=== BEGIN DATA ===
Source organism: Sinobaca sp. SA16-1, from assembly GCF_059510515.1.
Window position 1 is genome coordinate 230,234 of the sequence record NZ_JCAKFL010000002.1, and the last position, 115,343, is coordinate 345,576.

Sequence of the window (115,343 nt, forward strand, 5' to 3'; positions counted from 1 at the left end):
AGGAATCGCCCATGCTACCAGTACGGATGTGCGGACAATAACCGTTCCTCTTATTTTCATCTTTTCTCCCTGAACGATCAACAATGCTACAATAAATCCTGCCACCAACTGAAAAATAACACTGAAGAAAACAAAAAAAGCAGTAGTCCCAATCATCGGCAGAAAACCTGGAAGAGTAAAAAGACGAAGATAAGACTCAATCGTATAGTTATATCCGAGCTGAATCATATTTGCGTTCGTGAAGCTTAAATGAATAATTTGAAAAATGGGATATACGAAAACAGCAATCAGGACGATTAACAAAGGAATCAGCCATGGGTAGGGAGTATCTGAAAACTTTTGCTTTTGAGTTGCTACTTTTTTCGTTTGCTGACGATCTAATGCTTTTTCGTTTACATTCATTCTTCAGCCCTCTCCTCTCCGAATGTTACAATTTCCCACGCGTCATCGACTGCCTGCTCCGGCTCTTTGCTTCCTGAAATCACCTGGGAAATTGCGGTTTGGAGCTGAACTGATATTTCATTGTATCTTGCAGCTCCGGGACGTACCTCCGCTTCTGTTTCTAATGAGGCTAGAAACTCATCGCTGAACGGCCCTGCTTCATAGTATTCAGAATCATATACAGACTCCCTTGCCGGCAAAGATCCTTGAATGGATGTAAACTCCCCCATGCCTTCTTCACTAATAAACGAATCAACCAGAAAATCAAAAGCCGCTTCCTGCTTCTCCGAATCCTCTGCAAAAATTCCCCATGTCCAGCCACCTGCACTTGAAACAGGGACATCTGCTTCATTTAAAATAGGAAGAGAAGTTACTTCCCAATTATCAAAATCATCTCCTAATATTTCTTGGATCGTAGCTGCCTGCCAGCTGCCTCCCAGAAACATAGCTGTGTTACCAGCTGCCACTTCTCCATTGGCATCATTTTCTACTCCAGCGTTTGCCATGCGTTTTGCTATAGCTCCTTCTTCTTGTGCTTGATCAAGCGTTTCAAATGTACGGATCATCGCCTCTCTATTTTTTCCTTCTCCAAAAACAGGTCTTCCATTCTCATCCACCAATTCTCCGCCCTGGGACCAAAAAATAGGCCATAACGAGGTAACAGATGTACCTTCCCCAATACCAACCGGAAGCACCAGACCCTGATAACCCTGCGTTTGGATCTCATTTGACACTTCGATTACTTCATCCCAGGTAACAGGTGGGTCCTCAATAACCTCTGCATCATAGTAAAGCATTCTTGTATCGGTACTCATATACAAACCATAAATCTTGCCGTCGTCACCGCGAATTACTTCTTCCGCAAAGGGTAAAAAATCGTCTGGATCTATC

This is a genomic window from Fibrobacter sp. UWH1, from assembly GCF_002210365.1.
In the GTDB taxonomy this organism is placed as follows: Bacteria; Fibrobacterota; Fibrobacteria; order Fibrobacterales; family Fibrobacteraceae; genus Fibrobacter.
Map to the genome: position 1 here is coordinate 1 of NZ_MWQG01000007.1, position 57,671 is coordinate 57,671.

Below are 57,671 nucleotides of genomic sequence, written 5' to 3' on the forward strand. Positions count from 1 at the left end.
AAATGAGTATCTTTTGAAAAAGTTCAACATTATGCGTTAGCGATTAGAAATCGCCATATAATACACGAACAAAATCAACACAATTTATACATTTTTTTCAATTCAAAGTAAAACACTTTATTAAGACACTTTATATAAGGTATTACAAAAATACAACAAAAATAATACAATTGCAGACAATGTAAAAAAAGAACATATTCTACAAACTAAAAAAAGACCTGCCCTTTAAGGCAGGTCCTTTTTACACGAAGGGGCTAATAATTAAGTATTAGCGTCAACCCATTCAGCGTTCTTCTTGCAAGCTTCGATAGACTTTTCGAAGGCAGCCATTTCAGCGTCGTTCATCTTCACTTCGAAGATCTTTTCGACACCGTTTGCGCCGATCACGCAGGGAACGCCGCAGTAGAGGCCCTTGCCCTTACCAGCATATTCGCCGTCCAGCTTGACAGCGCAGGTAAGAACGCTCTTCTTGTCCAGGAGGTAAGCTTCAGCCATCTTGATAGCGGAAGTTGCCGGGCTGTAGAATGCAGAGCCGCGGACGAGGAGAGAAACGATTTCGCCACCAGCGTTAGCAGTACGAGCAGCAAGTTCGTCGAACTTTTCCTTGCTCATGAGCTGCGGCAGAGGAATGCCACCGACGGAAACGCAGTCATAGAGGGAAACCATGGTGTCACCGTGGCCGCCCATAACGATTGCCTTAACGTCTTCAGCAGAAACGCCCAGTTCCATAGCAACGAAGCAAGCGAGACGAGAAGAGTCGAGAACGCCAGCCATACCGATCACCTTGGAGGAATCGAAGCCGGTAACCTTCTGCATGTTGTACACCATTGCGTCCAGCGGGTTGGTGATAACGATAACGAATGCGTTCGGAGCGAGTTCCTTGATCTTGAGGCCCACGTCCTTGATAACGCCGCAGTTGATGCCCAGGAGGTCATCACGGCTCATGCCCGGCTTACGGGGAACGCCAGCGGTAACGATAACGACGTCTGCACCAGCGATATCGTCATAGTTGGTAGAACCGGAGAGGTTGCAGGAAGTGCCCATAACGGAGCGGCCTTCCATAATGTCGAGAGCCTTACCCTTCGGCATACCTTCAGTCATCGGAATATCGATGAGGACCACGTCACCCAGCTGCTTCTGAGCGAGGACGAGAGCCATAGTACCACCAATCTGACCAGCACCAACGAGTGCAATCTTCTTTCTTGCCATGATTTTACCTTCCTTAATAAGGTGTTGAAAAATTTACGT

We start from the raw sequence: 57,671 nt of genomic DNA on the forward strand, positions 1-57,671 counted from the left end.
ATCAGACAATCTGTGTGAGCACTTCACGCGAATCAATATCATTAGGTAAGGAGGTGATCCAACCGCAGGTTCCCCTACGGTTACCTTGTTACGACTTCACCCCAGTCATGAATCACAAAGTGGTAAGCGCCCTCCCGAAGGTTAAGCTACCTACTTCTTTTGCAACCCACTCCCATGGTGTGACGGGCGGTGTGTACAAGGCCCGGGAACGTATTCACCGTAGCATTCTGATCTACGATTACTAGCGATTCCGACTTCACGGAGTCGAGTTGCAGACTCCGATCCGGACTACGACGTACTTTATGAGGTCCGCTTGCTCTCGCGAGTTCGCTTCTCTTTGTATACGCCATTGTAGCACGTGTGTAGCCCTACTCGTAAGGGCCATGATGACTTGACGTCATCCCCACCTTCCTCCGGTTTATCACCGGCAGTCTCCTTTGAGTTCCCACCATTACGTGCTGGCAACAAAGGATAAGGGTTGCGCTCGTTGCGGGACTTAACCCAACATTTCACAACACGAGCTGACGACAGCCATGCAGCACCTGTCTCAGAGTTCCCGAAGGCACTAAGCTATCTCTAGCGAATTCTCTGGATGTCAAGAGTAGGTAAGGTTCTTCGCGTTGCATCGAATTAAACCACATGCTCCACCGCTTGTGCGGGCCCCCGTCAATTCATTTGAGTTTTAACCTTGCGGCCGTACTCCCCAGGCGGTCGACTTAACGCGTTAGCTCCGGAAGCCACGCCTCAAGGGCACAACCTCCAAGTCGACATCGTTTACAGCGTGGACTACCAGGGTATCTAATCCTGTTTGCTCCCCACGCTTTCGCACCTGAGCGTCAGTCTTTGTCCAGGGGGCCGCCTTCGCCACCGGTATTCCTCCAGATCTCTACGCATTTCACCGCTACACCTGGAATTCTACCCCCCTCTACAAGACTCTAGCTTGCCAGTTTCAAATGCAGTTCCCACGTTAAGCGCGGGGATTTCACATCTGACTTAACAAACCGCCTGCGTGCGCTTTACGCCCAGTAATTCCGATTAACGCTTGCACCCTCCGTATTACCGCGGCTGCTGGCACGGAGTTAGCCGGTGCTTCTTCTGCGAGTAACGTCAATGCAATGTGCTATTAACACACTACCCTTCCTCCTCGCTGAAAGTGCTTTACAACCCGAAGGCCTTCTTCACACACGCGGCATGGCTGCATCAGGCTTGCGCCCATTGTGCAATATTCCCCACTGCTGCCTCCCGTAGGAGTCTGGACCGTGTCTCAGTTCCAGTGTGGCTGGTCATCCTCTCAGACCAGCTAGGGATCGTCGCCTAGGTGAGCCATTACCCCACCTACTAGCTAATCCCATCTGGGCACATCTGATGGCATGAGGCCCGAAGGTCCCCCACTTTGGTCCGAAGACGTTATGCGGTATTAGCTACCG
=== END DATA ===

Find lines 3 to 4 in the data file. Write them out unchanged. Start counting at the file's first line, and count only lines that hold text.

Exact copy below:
Sequence of the window (115,343 nt, forward strand, 5' to 3'; positions counted from 1 at the left end):
AGGAATCGCCCATGCTACCAGTACGGATGTGCGGACAATAACCGTTCCTCTTATTTTCATCTTTTCTCCCTGAACGATCAACAATGCTACAATAAATCCTGCCACCAACTGAAAAATAACACTGAAGAAAACAAAAAAAGCAGTAGTCCCAATCATCGGCAGAAAACCTGGAAGAGTAAAAAGACGAAGATAAGACTCAATCGTATAGTTATATCCGAGCTGAATCATATTTGCGTTCGTGAAGCTTAAATGAATAATTTGAAAAATGGGATATACGAAAACAGCAATCAGGACGATTAACAAAGGAATCAGCCATGGGTAGGGAGTATCTGAAAACTTTTGCTTTTGAGTTGCTACTTTTTTCGTTTGCTGACGATCTAATGCTTTTTCGTTTACATTCATTCTTCAGCCCTCTCCTCTCCGAATGTTACAATTTCCCACGCGTCATCGACTGCCTGCTCCGGCTCTTTGCTTCCTGAAATCACCTGGGAAATTGCGGTTTGGAGCTGAACTGATATTTCATTGTATCTTGCAGCTCCGGGACGTACCTCCGCTTCTGTTTCTAATGAGGCTAGAAACTCATCGCTGAACGGCCCTGCTTCATAGTATTCAGAATCATATACAGACTCCCTTGCCGGCAAAGATCCTTGAATGGATGTAAACTCCCCCATGCCTTCTTCACTAATAAACGAATCAACCAGAAAATCAAAAGCCGCTTCCTGCTTCTCCGAATCCTCTGCAAAAATTCCCCATGTCCAGCCACCTGCACTTGAAACAGGGACATCTGCTTCATTTAAAATAGGAAGAGAAGTTACTTCCCAATTATCAAAATCATCTCCTAATATTTCTTGGATCGTAGCTGCCTGCCAGCTGCCTCCCAGAAACATAGCTGTGTTACCAGCTGCCACTTCTCCATTGGCATCATTTTCTACTCCAGCGTTTGCCATGCGTTTTGCTATAGCTCCTTCTTCTTGTGCTTGATCAAGCGTTTCAAATGTACGGATCATCGCCTCTCTATTTTTTCCTTCTCCAAAAACAGGTCTTCCATTCTCATCCACCAATTCTCCGCCCTGGGACCAAAAAATAGGCCATAACGAGGTAACAGATGTACCTTCCCCAATACCAACCGGAAGCACCAGACCCTGATAACCCTGCGTTTGGATCTCATTTGACACTTCGATTACTTCATCCCAGGTAACAGGTGGGTCCTCAATAACCTCTGCATCATAGTAAAGCATTCTTGTATCGGTACTCATATACAAACCATAAATCTTGCCGTCGTCACCGCGAATTACTTCTTCCGCAAAGGGTAAAAAATCGTCTGGATCTATC